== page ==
Largest U.S. study of e-cigarettes shows their value as smoking cessation aid

headshot of Matthew Carpenter, Ph.D.

by Leslie Cantu

E-cigarettes do have value as a smoking cessation aid, according to a new study just released by a team of MUSC Hollings Cancer Center researchers.

Whether e-cigarettes should be considered for smoking cessation is a hotly debated topic, and different countries have taken different approaches. E-cigarettes contain harmful chemicals, which has led many public health advocates to shun them. But they are less harmful than traditional cigarettes, which can cause a dozen types of cancer as well as heart disease, stroke, diabetes and chronic obstructive pulmonary disease. That’s prompted others to say that e-cigarettes should be considered as a step-down method for adults who smoke and haven’t been able to quit using FDA-approved aids, like nicotine replacement gum, lozenges or patches.

This new study, the largest trial of e-cigarettes in the U.S., showed that e-cigarette usage nudged people toward quitting smoking – even people who had entered the trial saying they had no intention of quitting. The results were published in eClinical Medicine this month.

“This is not a panacea for smoking cessation,” cautioned Matthew Carpenter, Ph.D., first author on the paper and co-leader of the Cancer Control Research Program at Hollings.

Nonetheless, he was surprised to find that all of the hypotheses tested in the study were confirmed.

“It’s rarely the case that you’re proven correct for almost everything that you predicted,” he said. “Here, it was one effect after another: No matter how we looked at it, those who got the e-cigarette product demonstrated greater abstinence and reduced harm as compared to those who didn’t get it.”

Carpenter and his colleagues, including Hollings members Tracy Smith, Ph.D., Jennifer Dahne, Ph.D., Michael Cummings, Ph.D., and Graham Warren, M.D., Ph.D., designed the study in a naturalistic way to mimic real-world conditions as much as possible – also a first for e-cigarette studies.

Previous studies that have shown a smoking cessation benefit of e-cigarettes have been very structured, Carpenter said, in that they recruited people who wanted to stop smoking and gave them very detailed instructions about how to use the e-cigarettes.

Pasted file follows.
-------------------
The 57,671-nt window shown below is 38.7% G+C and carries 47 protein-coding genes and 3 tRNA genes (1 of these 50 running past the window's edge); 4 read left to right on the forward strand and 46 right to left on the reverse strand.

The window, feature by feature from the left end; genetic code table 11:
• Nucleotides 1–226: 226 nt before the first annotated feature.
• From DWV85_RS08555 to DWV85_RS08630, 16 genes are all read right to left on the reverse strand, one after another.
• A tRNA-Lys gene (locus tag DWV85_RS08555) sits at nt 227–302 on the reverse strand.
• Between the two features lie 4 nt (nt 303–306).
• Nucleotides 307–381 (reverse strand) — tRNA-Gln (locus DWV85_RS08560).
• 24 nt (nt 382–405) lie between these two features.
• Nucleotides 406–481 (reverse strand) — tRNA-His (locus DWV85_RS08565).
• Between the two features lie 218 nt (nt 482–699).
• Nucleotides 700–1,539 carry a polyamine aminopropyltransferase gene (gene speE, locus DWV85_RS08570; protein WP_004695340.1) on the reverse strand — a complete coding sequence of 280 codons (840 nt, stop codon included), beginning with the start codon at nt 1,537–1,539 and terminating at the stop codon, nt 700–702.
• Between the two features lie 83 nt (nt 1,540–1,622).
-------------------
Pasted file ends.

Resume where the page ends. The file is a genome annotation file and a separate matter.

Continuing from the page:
“Some people have said, ‘That’s fine, but the results of those studies don't apply to the real world because the real world isn’t as structured,’” he explained. “So what we did was take a hands-off approach – we called it a naturalistic approach.”

“First off, we took smokers who did and did not want to quit. So right off the bat, not everybody wanted to quit. Secondly, we gave them very little instruction on how to use it,” he continued.
Instead, people were given e-cigarettes and told they could use them or not, as much or as little as they wanted. A control group didn’t receive anything.

The study showed that people in the e-cigarette group were more likely to report complete abstinence from combustible cigarettes. They were also more likely to report that they’d reduced the number of cigarettes per day that they smoked and their number of “quit attempts.” Quit attempts are an important metric because people usually need multiple tries before they can successfully stop smoking.

The study included people from 11 cities across the U.S. and spanned four years. At the beginning, Carpenter intended to collect biochemical samples from participants in the Charleston area to verify their self-reports of smoking behavior. However, COVID interrupted that plan and made in-person sample collection impossible.

Although that was a disappointing aspect of the study, replying on participants’ self-reports of their smoking behavior is still considered highly reliable, he said.

The study will be another data point for the public health community and policymakers in deciding how to handle e-cigarettes. “No one wants e-cigarettes in the hands of kids, and we should do all we can to stop that. But we shouldn’t do so by denying this option for adult smokers who can’t otherwise quit,” Carpenter said. He noted that other countries have taken a much more liberal approach to e-cigarette use than the U.S.

For example, in April the U.K. announced a “Swap to Stop” program that will distribute vaping starter kits to 1 million people who smoke.

In the U.S., e-cigarettes are not approved as smoking cessation aids. But Carpenter and Smith have just received funding for a study that will test e-cigarettes as a smoking cessation aid for adult smokers who’ve already tried two different FDA-approved methods. And Benjamin Toll, Ph.D., director of the MUSC Health Tobacco Treatment Program, co-authored a commentary this month urging an education campaign for adult smokers to clarify that, while neither option is “safe,” traditional cigarettes are far more harmful than e-cigarettes.